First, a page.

Discipleship: Grace and Discipline – a Small Group Study

Christians live in grace and by grace, not by works. We cannot boast about our own works, no matter how good they are. God gets all the glory, for he is the one who motivates us to do anything good. Even the faith we have is a gift of God.

So, to ensure that God gets all the glory, should we sit back and do nothing? Should we not study unless God motivates us to feel like it, should we not pray unless he motivates us to feel like it, should we not do any good works unless he initiates them? Does any talk of discipline take the initiative away from God, give people opportunity to boast, and become a form of legalism?

Is discipline an enemy of grace? If it’s all of grace, what need is there for any discipline? If God does the work, why should we try?

Parents: have you ever taught a child to do something by doing it with the child – so much so that you were actually doing all the work and the child was just following along? Did you want the child to try, or to quit trying? Give an example.

In 1 Corinthians 15:10, Paul tells us, “By the grace of God I am what I am, and his grace toward me was not without effect. No, I worked harder than all of them – yet not I, but the grace of God that was with me.” Who was doing the working – was it God, or was it Paul? What characteristic of God did Paul say was working in him?

Key Scripture: Romans 12:1-8 (NIV)

  1. After Paul has explained to the Romans that salvation is by grace through faith in Jesus Christ as our atoning sacrifice, he now begins to stress some practical applications. Does he exhort us to be passive, to wait upon the Lord for him to work in us? Verses 1-2.
  2. How might Paul respond if we asked him: “You tell us to be transformed by the renewing of our minds. How do we go about that?” Is that something we do, or do we wait for God to do it?
  3. Paul says that we are members not just of Jesus Christ, but also of one another – we belong to one another (verse 5). How might this affect our behavior?
All our responses to God’s dealings with us and all our practice of the spiritual disciplines must be based on the knowledge that God is dealing with us in grace.– Jerry Bridges, The Discipline of Grace, p. 79

4. Paul talks about spiritual gifts – given by grace – in verses 6-8. Do these gifts of grace do their own work in our lives, or is there something we are supposed to do with them? Do our efforts take anything away from God’s glory?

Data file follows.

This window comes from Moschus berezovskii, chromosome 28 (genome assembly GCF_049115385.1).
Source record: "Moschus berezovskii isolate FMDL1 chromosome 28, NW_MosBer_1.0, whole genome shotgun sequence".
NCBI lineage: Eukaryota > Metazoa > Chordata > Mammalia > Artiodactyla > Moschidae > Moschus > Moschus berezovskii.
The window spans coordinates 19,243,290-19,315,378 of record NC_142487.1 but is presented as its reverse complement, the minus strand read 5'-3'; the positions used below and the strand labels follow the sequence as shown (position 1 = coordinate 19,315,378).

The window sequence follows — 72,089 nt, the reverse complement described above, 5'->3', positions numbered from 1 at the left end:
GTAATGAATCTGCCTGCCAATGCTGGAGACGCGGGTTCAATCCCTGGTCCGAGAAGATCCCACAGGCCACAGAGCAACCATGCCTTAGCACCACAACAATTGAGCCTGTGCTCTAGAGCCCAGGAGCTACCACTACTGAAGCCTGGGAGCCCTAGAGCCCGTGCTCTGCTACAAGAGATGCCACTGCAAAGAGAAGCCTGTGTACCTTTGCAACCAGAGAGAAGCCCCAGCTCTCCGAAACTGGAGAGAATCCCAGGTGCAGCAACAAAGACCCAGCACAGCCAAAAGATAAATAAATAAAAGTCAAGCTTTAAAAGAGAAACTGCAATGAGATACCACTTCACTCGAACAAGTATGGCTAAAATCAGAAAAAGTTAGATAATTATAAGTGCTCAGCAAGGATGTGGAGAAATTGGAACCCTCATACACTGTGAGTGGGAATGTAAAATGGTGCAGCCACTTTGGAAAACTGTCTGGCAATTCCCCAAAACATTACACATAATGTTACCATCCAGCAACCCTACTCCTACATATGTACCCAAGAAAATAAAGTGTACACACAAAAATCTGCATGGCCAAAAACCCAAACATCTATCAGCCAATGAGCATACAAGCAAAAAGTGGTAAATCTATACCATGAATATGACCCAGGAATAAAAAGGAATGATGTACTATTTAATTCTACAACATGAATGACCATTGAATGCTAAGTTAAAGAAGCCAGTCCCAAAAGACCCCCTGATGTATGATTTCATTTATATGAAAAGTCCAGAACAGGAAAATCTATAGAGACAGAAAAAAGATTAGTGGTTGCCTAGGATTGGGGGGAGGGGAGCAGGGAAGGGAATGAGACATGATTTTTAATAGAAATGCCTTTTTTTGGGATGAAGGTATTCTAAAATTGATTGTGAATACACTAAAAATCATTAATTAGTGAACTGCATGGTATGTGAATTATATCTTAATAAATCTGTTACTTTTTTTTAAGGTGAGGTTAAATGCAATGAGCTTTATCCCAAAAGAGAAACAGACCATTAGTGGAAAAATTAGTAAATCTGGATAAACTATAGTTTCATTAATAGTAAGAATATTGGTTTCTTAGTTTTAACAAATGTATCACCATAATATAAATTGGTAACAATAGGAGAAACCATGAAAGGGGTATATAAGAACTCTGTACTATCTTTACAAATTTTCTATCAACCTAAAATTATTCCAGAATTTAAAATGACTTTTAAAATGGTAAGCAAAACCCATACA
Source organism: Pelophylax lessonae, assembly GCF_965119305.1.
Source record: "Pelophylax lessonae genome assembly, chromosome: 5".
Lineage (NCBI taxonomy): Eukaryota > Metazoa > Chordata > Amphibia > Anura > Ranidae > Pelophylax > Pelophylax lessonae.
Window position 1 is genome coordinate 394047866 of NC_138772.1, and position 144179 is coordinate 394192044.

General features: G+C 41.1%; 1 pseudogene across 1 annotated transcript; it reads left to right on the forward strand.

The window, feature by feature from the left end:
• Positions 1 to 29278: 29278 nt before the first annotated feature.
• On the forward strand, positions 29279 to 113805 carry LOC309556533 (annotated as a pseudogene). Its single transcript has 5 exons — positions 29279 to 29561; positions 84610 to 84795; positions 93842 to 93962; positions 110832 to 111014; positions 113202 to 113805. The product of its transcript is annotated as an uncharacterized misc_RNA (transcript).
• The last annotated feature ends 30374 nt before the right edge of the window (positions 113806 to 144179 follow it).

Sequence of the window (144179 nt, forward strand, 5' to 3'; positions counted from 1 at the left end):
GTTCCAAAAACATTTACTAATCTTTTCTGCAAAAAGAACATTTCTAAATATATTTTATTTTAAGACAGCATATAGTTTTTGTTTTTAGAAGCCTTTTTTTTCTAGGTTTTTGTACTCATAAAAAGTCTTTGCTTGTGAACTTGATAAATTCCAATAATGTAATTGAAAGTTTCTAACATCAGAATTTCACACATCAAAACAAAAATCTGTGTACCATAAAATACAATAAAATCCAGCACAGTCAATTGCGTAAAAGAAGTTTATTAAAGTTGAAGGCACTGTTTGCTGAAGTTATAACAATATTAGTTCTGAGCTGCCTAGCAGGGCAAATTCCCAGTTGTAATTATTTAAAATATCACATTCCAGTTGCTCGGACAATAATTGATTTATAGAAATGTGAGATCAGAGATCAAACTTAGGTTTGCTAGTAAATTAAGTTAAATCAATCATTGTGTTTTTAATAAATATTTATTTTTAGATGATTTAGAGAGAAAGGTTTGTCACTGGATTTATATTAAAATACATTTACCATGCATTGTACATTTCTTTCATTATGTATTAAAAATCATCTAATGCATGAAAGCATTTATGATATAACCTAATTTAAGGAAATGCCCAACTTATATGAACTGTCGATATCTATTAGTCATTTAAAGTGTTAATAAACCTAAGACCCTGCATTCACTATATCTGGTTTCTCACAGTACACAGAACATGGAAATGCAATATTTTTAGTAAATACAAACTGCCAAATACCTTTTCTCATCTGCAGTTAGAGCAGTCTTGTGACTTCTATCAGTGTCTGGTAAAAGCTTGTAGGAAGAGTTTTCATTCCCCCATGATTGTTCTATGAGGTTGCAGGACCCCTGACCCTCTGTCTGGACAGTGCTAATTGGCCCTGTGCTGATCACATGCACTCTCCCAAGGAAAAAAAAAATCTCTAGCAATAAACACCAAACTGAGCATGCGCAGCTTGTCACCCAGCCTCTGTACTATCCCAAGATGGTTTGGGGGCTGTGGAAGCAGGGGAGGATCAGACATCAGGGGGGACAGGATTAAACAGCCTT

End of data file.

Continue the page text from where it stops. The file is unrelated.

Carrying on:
5. In Galatians 2:20, Paul said, “I no longer live, but Christ lives in me. The life I live in the body, I live by faith in the Son of God.” Who was doing the living – Paul, or Christ? (See 1 Corinthians 9:27 and Romans 15:18).

By themselves the spiritual disciplines can do nothing; they can only get us to the place where something can be done.– Richard Foster, Celebration of Discipline, p. 7

In Colossians 1:29, Paul explained how he proclaimed Christ: “To this end I labor, struggling with all his energy, which so powerfully works in me.” Who was doing the working in Paul’s life? Are we to strive for grace in the same way? How can we labor without taking any credit for it?

John Piper says that God gives us faith, but yet it is still we who believe and trust. “It is unbiblical and irrational to say that, because the grace of God produces in us an active trust in God, we don’t need to exert an active trust in God. Is it not irrational to say, ‘God enables us to trust him; therefore we don’t need to trust him?’” (http://www.soundofgrace.com/piper98/09-20-98.htm). How might this principle apply to works?

There is not a single instance in the New Testament teaching on holiness where we are taught to depend on the Holy Spirit without a corresponding exercise of discipline on our part.– Jerry Bridges, The Discipline of Grace, p. 130

Challenges for Growth:

  1. How can we work as hard as Paul did without being legalistic? Can we ask God for more zeal than we really want?
  2. If we don’t want that much zeal, why not? What is more important to us than zeal?
  3. Since we belong to one another, what is my responsibility toward you to help you in obeying Paul’s exhortations?
  4. Do we look on grace as a cover for wrong-doing, or as a motivation for right-doing?

Author: Michael Morrison


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